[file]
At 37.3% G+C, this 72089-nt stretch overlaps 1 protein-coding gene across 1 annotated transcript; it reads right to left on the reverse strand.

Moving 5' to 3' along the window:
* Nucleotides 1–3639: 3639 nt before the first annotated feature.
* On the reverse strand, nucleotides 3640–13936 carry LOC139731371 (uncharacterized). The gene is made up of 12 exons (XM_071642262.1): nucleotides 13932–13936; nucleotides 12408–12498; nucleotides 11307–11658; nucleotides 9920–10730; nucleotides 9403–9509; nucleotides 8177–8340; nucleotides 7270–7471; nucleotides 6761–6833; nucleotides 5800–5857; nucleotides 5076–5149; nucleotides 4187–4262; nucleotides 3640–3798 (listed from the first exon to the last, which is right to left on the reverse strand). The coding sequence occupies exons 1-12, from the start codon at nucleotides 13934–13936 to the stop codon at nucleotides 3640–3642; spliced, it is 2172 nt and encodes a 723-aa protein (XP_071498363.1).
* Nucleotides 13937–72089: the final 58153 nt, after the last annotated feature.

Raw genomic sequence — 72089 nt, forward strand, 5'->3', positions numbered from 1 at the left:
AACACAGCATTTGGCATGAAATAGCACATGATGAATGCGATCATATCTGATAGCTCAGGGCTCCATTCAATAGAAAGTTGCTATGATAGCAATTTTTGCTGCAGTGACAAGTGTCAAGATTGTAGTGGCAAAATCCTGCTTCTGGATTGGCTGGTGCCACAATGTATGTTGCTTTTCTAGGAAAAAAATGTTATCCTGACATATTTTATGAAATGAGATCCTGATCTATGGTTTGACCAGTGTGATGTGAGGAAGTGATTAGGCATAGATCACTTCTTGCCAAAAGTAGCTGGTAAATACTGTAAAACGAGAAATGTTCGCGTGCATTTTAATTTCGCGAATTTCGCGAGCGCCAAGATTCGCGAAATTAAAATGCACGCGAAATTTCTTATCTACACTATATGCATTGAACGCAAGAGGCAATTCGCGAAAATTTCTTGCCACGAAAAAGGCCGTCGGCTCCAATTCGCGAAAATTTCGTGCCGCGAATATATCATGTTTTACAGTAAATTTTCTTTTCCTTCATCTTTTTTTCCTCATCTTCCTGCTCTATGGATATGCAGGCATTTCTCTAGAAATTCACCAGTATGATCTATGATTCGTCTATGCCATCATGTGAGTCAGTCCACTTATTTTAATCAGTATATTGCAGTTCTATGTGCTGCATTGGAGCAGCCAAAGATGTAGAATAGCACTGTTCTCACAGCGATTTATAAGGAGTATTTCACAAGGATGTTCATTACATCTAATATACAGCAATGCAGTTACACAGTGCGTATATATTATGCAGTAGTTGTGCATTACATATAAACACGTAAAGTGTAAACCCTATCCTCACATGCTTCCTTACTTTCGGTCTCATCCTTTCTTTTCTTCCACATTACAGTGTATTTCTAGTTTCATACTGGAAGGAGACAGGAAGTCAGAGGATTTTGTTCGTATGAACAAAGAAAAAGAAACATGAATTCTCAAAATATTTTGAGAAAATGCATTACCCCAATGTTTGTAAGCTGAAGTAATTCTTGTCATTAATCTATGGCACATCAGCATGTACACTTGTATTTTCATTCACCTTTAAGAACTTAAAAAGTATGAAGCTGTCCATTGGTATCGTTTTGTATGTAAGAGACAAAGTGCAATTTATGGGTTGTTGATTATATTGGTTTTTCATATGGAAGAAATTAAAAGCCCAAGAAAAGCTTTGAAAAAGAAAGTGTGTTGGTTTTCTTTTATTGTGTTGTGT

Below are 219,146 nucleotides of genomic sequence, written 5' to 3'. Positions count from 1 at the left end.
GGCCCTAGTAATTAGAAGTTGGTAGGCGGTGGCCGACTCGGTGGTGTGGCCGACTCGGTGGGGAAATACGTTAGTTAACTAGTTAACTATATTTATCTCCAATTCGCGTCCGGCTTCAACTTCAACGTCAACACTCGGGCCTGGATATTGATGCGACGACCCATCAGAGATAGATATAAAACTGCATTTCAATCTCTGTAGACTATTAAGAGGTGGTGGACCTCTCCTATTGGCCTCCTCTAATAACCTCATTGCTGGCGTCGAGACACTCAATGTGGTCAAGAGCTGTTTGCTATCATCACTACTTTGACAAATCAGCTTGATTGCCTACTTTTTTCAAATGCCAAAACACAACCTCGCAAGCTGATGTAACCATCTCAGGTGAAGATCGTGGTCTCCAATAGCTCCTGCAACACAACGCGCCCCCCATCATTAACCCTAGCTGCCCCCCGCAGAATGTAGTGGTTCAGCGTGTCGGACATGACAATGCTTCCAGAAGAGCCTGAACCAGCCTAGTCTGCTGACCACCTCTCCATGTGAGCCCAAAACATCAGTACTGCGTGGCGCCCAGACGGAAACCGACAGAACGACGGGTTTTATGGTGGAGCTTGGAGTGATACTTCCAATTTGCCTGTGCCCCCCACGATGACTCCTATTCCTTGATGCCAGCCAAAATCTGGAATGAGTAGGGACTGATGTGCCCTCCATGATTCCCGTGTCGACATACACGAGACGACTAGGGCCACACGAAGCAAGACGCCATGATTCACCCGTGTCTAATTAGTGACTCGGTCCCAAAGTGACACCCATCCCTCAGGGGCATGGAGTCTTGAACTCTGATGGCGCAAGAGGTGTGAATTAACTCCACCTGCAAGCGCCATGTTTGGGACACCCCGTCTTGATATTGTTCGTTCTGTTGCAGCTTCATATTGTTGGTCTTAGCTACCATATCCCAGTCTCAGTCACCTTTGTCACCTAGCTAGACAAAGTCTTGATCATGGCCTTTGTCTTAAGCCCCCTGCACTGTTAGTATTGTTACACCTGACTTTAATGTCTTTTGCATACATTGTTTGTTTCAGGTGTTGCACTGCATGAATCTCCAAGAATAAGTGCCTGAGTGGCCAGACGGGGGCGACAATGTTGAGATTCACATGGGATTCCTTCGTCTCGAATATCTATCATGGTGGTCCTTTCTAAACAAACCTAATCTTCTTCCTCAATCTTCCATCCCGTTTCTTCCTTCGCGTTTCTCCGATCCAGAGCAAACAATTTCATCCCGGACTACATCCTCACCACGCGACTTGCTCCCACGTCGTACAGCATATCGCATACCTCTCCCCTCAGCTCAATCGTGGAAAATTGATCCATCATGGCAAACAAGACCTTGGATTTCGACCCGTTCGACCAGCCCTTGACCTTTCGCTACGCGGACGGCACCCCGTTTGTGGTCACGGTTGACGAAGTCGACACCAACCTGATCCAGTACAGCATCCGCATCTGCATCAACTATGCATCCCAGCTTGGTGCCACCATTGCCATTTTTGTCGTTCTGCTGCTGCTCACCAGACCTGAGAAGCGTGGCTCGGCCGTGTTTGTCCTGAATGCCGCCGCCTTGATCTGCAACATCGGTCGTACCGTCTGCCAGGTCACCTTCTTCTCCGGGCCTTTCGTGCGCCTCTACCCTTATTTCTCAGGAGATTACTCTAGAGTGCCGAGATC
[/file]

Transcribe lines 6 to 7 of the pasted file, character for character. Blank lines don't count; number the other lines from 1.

Raw genomic sequence — 72089 nt, forward strand, 5'->3', positions numbered from 1 at the left:
AACACAGCATTTGGCATGAAATAGCACATGATGAATGCGATCATATCTGATAGCTCAGGGCTCCATTCAATAGAAAGTTGCTATGATAGCAATTTTTGCTGCAGTGACAAGTGTCAAGATTGTAGTGGCAAAATCCTGCTTCTGGATTGGCTGGTGCCACAATGTATGTTGCTTTTCTAGGAAAAAAATGTTATCCTGACATATTTTATGAAATGAGATCCTGATCTATGGTTTGACCAGTGTGATGTGAGGAAGTGATTAGGCATAGATCACTTCTTGCCAAAAGTAGCTGGTAAATACTGTAAAACGAGAAATGTTCGCGTGCATTTTAATTTCGCGAATTTCGCGAGCGCCAAGATTCGCGAAATTAAAATGCACGCGAAATTTCTTATCTACACTATATGCATTGAACGCAAGAGGCAATTCGCGAAAATTTCTTGCCACGAAAAAGGCCGTCGGCTCCAATTCGCGAAAATTTCGTGCCGCGAATATATCATGTTTTACAGTAAATTTTCTTTTCCTTCATCTTTTTTTCCTCATCTTCCTGCTCTATGGATATGCAGGCATTTCTCTAGAAATTCACCAGTATGATCTATGATTCGTCTATGCCATCATGTGAGTCAGTCCACTTATTTTAATCAGTATATTGCAGTTCTATGTGCTGCATTGGAGCAGCCAAAGATGTAGAATAGCACTGTTCTCACAGCGATTTATAAGGAGTATTTCACAAGGATGTTCATTACATCTAATATACAGCAATGCAGTTACACAGTGCGTATATATTATGCAGTAGTTGTGCATTACATATAAACACGTAAAGTGTAAACCCTATCCTCACATGCTTCCTTACTTTCGGTCTCATCCTTTCTTTTCTTCCACATTACAGTGTATTTCTAGTTTCATACTGGAAGGAGACAGGAAGTCAGAGGATTTTGTTCGTATGAACAAAGAAAAAGAAACATGAATTCTCAAAATATTTTGAGAAAATGCATTACCCCAATGTTTGTAAGCTGAAGTAATTCTTGTCATTAATCTATGGCACATCAGCATGTACACTTGTATTTTCATTCACCTTTAAGAACTTAAAAAGTATGAAGCTGTCCATTGGTATCGTTTTGTATGTAAGAGACAAAGTGCAATTTATGGGTTGTTGATTATATTGGTTTTTCATATGGAAGAAATTAAAAGCCCAAGAAAAGCTTTGAAAAAGAAAGTGTGTTGGTTTTCTTTTATTGTGTTGTGT